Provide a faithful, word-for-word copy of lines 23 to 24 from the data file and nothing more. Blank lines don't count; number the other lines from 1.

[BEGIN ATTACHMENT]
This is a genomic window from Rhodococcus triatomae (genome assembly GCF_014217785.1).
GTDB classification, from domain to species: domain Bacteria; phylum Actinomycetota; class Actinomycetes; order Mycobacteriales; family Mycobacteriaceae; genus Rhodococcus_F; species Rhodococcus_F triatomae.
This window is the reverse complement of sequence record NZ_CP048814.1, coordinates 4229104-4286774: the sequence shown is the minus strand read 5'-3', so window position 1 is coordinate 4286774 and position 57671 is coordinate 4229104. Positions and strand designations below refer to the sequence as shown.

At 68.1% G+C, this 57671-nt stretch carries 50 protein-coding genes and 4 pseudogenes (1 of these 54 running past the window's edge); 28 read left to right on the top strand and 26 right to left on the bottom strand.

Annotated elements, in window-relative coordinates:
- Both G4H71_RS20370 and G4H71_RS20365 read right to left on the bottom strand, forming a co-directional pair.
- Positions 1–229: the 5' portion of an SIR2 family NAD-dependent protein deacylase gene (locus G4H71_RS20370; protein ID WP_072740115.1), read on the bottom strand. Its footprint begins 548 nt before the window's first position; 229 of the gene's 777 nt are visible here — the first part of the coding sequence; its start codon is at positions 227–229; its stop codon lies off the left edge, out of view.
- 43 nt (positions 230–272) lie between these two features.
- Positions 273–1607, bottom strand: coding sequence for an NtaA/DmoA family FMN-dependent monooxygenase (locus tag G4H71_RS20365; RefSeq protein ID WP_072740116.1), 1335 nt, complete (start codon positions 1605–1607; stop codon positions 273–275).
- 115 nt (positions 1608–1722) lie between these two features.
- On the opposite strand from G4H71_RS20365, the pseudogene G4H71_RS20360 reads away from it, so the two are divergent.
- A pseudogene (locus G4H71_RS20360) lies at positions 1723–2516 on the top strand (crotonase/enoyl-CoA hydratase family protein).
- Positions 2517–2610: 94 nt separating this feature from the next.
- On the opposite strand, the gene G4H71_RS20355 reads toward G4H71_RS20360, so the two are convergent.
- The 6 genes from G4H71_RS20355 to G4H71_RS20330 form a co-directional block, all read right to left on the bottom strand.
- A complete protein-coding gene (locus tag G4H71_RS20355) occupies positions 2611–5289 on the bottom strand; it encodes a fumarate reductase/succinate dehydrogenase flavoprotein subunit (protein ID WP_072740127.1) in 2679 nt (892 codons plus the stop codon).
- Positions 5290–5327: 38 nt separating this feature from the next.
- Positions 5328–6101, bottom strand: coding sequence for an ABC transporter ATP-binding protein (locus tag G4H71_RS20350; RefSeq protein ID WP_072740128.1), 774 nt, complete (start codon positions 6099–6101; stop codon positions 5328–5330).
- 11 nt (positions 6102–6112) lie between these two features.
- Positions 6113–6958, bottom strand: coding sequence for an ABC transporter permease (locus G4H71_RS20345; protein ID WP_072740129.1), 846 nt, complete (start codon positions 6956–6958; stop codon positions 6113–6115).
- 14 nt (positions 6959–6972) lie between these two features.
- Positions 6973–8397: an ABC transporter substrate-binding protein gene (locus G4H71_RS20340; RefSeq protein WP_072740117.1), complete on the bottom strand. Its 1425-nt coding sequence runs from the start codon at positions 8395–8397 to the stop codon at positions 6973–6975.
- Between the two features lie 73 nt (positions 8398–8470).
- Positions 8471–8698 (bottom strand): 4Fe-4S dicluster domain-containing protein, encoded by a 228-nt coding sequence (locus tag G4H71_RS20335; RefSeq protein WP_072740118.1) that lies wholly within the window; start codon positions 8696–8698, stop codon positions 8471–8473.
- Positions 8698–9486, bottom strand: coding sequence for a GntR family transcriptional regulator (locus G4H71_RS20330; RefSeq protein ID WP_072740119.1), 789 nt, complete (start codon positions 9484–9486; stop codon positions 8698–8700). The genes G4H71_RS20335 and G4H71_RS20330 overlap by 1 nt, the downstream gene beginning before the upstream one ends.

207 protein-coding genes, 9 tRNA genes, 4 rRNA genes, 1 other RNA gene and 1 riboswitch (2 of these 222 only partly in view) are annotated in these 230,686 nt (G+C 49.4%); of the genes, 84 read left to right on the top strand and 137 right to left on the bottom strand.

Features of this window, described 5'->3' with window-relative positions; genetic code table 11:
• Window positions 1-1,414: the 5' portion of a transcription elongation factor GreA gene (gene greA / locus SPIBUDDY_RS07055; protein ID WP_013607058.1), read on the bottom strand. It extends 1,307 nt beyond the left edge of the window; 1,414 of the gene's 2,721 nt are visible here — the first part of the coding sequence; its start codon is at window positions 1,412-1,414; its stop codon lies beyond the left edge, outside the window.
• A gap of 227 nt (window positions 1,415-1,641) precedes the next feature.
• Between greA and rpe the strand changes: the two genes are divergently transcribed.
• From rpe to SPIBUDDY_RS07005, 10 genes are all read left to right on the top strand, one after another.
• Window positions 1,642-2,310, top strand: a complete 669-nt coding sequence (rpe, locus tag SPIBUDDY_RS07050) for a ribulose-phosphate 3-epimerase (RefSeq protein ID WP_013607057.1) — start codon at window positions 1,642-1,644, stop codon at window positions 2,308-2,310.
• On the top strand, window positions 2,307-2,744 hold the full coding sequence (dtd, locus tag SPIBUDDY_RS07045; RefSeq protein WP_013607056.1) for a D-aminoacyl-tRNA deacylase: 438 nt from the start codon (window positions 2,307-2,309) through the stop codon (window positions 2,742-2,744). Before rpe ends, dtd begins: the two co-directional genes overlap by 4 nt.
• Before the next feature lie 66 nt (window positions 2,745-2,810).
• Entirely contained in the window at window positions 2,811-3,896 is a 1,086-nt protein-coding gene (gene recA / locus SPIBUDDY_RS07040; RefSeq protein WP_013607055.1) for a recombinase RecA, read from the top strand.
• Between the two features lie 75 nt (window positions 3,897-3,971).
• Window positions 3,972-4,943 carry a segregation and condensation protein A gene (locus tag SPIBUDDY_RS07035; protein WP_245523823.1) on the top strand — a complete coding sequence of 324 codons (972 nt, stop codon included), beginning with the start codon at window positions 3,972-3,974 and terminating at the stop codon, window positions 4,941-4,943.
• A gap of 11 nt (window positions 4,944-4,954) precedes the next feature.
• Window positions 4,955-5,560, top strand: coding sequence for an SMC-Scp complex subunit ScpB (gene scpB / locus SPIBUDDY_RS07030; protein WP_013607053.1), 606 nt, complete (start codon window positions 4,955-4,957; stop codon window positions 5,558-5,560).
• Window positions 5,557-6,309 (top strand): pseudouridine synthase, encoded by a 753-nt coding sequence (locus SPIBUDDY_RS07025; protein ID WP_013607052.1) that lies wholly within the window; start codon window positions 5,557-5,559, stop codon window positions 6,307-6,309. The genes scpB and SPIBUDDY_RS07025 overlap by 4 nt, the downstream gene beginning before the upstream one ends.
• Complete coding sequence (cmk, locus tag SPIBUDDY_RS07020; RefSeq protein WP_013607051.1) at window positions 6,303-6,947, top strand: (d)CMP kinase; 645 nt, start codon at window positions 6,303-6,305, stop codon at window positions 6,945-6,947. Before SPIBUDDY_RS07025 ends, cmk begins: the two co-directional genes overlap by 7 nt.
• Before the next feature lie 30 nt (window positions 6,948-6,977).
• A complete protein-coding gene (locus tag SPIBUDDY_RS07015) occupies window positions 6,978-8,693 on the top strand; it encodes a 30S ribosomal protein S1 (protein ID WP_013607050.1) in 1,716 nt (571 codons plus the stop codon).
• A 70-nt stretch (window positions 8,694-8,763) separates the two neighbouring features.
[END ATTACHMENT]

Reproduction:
- Between the two features lie 73 nt (positions 8398–8470).
- Positions 8471–8698 (bottom strand): 4Fe-4S dicluster domain-containing protein, encoded by a 228-nt coding sequence (locus tag G4H71_RS20335; RefSeq protein WP_072740118.1) that lies wholly within the window; start codon positions 8696–8698, stop codon positions 8471–8473.